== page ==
Once again, it’s that time of the year to hang the white jeans in the back of the closet and retire the seersuckers until next season. Labor Day is upon us and, with it, the closing ceremonies of summer will begin. Midwesterners aren’t known for quitting on summer too early, so I don’t think the beach will be barren before the weather turns. I also know for sure that the people who work in the food industry never take days off, so no matter what the holiday is, we all will be continuing to work to produce the best products and tastiest food that we can share. It may be Labor Day, but no one’s taking a break from a labor of love.
Fishermen are at work in Florida and the Yellowtail Snappers are back on the bite. Fish are coming in like diamonds, mostly 1-2 pounds in size, perfect for plate-size entrees. These fish are tremendously sweet with a velvety flesh. The bright, colorful skin highlights the dish and crisps up to perfection. We should have these fish throughout the rest of the year, barring the occasional hurricane.
We were lucky enough to grab some highly coveted Florida Pompano this week. Quantities are always limited with this species, but we have a good shot of 1-2-pound fish to offer. Pompano have a rich, buttery flavor and firm meat, making it an ideal fish to grill or sear.
Red Grouper has tightened up quite dramatically this week, but do not fear, we will have fish to supply you. When temperatures cool and boats start fishing closer to shore, we will see an uptick in catch, but for the next couple of weeks expect a tight market. We do have some lovely deep water line-caught Yellowedge and Snowy Grouper to substitute for the Red species.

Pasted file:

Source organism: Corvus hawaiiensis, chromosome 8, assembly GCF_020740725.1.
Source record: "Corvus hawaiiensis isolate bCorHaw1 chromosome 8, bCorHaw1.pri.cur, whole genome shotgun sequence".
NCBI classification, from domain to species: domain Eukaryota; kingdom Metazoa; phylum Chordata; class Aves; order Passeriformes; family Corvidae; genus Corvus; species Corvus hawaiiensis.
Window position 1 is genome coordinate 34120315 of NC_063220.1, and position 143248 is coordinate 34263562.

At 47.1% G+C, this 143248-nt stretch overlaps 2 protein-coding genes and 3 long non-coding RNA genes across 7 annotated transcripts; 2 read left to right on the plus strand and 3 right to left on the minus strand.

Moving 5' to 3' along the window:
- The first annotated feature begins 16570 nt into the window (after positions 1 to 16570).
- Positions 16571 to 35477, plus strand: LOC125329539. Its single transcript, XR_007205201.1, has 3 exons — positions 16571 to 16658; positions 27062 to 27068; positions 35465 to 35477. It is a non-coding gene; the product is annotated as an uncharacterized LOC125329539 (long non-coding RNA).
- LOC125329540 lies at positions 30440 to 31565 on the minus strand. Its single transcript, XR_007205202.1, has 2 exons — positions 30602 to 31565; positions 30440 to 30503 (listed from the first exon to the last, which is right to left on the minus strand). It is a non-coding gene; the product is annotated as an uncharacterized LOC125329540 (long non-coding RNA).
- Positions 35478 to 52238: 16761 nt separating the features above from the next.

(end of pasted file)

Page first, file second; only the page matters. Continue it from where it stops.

It looks like the Sockeye Salmon Season is over for us. We needed to get out before the quality suffers, but don’t worry, because Yukon Keta, Coho, and King Salmon are continuing to show up looking great. The fishermen are steady at work and we should have some species of Wild Salmon well into September. It seems the fish never take breaks, so it makes sense that neither do we. Whether or not you get a rest day this week, we want to say we are thankful for every link in the chain that gets the love to the plate.
As summer winds down and farmer markets are bursting with the beginning bountiful harvests, kitchens nationwide are beginning the ritual of the savory canning and pickling season. Luckily for us this labor of love, traditionally done by home cooks quietly in their kitchen as they stock their pantries for the upcoming winter, has been shared with us to deliver to our customers all over the Midwest. Don’t wait to tap into your pantry’s store-room, Here are two of our favorite companies making some great products.
Hailing to us from the great Northwest, Mama Lil’s Peppers pack as much punch as one can into a jar. Traditionally made in the ‘Old Country’, immigrants have been canning these in both oil and brine for centuries. Whether you choose the Pickled Sweet Peppas or the Pickled Kick Butt peppers, one can find a heat level that will add flavor to every meal. They are perfect on their own or great added to a salad or on top of a burger.
Coming across Lake Michigan to us are the jarred salsas from Food for thought. Nestled in the fertile farm country in the northern Lower peninsula in Michigan, whatever they don’t grow on their farms they find in the forest or buy from a local Michigan farm. With three flavors of salsas to choose from and a company that puts love into everything they make, one should find a salsa to fit their mood. Whether you like the cherry salsa with northern Michigan tart/sweet cherries, the classic garden salsa, or a touch of southern in the black bean and corn salsa, one cannot go wrong in choosing a mate for their favorite corn chip.
We recommend you check out our online catalog for the rest of the tasty jarred vegetable and fruit products that we carry from small producers that put love into every jar.